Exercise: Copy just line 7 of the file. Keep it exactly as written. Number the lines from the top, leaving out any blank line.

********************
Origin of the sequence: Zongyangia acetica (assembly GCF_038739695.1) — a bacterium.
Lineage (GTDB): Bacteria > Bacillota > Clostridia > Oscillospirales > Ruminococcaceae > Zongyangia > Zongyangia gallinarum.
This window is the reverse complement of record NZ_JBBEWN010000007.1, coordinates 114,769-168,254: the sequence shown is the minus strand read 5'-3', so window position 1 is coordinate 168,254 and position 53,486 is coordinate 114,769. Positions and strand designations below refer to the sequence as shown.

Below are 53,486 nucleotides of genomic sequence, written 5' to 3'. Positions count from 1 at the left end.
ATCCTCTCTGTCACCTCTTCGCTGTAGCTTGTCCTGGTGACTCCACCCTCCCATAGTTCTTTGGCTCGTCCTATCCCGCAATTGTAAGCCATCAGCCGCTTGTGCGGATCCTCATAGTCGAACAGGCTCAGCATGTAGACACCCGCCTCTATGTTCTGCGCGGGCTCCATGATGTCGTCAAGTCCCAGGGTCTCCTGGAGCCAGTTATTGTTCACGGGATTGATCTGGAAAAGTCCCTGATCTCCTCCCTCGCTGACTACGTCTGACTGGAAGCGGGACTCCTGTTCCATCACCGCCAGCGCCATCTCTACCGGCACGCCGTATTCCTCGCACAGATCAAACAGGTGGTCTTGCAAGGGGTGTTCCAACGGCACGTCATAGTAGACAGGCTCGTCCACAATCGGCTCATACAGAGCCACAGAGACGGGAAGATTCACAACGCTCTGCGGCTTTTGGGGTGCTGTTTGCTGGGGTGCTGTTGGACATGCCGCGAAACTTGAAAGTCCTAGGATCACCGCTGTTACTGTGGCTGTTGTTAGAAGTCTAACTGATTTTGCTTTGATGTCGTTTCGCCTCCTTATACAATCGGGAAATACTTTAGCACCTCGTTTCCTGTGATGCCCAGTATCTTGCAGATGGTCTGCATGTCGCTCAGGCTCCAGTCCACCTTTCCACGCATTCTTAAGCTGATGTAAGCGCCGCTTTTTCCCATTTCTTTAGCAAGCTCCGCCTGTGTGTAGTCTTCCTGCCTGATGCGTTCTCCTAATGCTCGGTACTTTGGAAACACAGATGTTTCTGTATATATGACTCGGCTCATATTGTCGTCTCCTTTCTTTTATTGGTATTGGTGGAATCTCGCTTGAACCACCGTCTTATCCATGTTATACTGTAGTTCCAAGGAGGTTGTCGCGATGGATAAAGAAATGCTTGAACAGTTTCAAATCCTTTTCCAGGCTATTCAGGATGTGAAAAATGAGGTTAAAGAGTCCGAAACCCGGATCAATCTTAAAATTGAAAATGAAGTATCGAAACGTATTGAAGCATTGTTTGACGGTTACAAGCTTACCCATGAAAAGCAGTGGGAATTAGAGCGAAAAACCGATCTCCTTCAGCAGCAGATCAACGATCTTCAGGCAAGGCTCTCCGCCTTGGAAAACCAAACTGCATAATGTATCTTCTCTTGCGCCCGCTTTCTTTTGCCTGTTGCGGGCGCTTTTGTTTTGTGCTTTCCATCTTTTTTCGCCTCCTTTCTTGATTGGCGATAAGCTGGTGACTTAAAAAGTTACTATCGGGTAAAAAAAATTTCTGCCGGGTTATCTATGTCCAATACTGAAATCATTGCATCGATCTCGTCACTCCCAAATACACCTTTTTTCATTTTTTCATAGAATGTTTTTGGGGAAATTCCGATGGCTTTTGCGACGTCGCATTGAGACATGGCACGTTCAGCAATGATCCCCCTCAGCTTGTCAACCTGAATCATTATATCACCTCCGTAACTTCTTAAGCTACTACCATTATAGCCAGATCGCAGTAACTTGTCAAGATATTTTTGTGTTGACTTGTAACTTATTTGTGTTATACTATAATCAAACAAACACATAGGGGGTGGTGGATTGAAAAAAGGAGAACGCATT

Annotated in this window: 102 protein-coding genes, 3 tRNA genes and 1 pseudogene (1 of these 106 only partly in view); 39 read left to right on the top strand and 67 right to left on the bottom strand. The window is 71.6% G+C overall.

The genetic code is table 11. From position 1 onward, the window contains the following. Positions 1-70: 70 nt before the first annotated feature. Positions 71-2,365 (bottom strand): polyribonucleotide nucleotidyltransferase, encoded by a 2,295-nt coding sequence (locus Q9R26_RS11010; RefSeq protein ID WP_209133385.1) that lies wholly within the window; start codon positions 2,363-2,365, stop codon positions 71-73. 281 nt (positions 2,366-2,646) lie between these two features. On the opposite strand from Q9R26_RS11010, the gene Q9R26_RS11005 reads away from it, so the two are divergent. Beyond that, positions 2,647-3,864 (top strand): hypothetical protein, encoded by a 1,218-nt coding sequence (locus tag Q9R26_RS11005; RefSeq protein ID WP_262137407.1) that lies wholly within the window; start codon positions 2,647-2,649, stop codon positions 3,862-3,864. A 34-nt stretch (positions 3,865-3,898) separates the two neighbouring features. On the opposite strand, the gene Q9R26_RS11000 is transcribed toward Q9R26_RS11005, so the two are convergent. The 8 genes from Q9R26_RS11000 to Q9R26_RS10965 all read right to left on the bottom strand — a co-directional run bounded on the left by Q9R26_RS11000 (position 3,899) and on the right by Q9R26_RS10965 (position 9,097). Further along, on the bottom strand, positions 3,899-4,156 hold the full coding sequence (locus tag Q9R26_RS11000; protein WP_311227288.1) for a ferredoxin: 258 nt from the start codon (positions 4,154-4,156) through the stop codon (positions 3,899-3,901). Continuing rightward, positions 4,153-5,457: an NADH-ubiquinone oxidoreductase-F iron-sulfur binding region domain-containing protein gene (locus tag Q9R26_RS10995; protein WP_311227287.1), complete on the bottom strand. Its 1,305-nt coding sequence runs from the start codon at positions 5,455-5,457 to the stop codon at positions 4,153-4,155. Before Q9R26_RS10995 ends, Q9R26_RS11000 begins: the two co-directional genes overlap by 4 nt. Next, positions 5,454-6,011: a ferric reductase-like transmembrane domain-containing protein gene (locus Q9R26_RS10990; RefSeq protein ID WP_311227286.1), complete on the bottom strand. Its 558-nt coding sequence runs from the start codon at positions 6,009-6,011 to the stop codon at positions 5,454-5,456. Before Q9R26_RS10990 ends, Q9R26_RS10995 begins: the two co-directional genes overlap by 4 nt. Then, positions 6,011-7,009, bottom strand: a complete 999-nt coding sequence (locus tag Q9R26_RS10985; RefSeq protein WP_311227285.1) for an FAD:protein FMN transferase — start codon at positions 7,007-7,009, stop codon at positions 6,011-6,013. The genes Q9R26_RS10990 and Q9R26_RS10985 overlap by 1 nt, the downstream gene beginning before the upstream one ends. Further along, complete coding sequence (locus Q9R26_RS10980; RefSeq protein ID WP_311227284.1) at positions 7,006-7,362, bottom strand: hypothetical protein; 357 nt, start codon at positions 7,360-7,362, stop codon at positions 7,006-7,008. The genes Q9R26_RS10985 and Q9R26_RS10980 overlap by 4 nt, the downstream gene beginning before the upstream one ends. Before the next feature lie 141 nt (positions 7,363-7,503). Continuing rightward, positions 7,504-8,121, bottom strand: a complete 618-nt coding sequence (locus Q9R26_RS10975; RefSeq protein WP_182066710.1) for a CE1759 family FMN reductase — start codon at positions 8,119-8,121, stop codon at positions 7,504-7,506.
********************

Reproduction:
The genetic code is table 11. From position 1 onward, the window contains the following. Positions 1-70: 70 nt before the first annotated feature. Positions 71-2,365 (bottom strand): polyribonucleotide nucleotidyltransferase, encoded by a 2,295-nt coding sequence (locus Q9R26_RS11010; RefSeq protein ID WP_209133385.1) that lies wholly within the window; start codon positions 2,363-2,365, stop codon positions 71-73. 281 nt (positions 2,366-2,646) lie between these two features. On the opposite strand from Q9R26_RS11010, the gene Q9R26_RS11005 reads away from it, so the two are divergent. Beyond that, positions 2,647-3,864 (top strand): hypothetical protein, encoded by a 1,218-nt coding sequence (locus tag Q9R26_RS11005; RefSeq protein ID WP_262137407.1) that lies wholly within the window; start codon positions 2,647-2,649, stop codon positions 3,862-3,864. A 34-nt stretch (positions 3,865-3,898) separates the two neighbouring features. On the opposite strand, the gene Q9R26_RS11000 is transcribed toward Q9R26_RS11005, so the two are convergent. The 8 genes from Q9R26_RS11000 to Q9R26_RS10965 all read right to left on the bottom strand — a co-directional run bounded on the left by Q9R26_RS11000 (position 3,899) and on the right by Q9R26_RS10965 (position 9,097). Further along, on the bottom strand, positions 3,899-4,156 hold the full coding sequence (locus tag Q9R26_RS11000; protein WP_311227288.1) for a ferredoxin: 258 nt from the start codon (positions 4,154-4,156) through the stop codon (positions 3,899-3,901). Continuing rightward, positions 4,153-5,457: an NADH-ubiquinone oxidoreductase-F iron-sulfur binding region domain-containing protein gene (locus tag Q9R26_RS10995; protein WP_311227287.1), complete on the bottom strand. Its 1,305-nt coding sequence runs from the start codon at positions 5,455-5,457 to the stop codon at positions 4,153-4,155. Before Q9R26_RS10995 ends, Q9R26_RS11000 begins: the two co-directional genes overlap by 4 nt. Next, positions 5,454-6,011: a ferric reductase-like transmembrane domain-containing protein gene (locus Q9R26_RS10990; RefSeq protein ID WP_311227286.1), complete on the bottom strand. Its 558-nt coding sequence runs from the start codon at positions 6,009-6,011 to the stop codon at positions 5,454-5,456. Before Q9R26_RS10990 ends, Q9R26_RS10995 begins: the two co-directional genes overlap by 4 nt. Then, positions 6,011-7,009, bottom strand: a complete 999-nt coding sequence (locus tag Q9R26_RS10985; RefSeq protein WP_311227285.1) for an FAD:protein FMN transferase — start codon at positions 7,007-7,009, stop codon at positions 6,011-6,013. The genes Q9R26_RS10990 and Q9R26_RS10985 overlap by 1 nt, the downstream gene beginning before the upstream one ends. Further along, complete coding sequence (locus Q9R26_RS10980; RefSeq protein ID WP_311227284.1) at positions 7,006-7,362, bottom strand: hypothetical protein; 357 nt, start codon at positions 7,360-7,362, stop codon at positions 7,006-7,008. The genes Q9R26_RS10985 and Q9R26_RS10980 overlap by 4 nt, the downstream gene beginning before the upstream one ends. Before the next feature lie 141 nt (positions 7,363-7,503). Continuing rightward, positions 7,504-8,121, bottom strand: a complete 618-nt coding sequence (locus Q9R26_RS10975; RefSeq protein WP_182066710.1) for a CE1759 family FMN reductase — start codon at positions 8,119-8,121, stop codon at positions 7,504-7,506.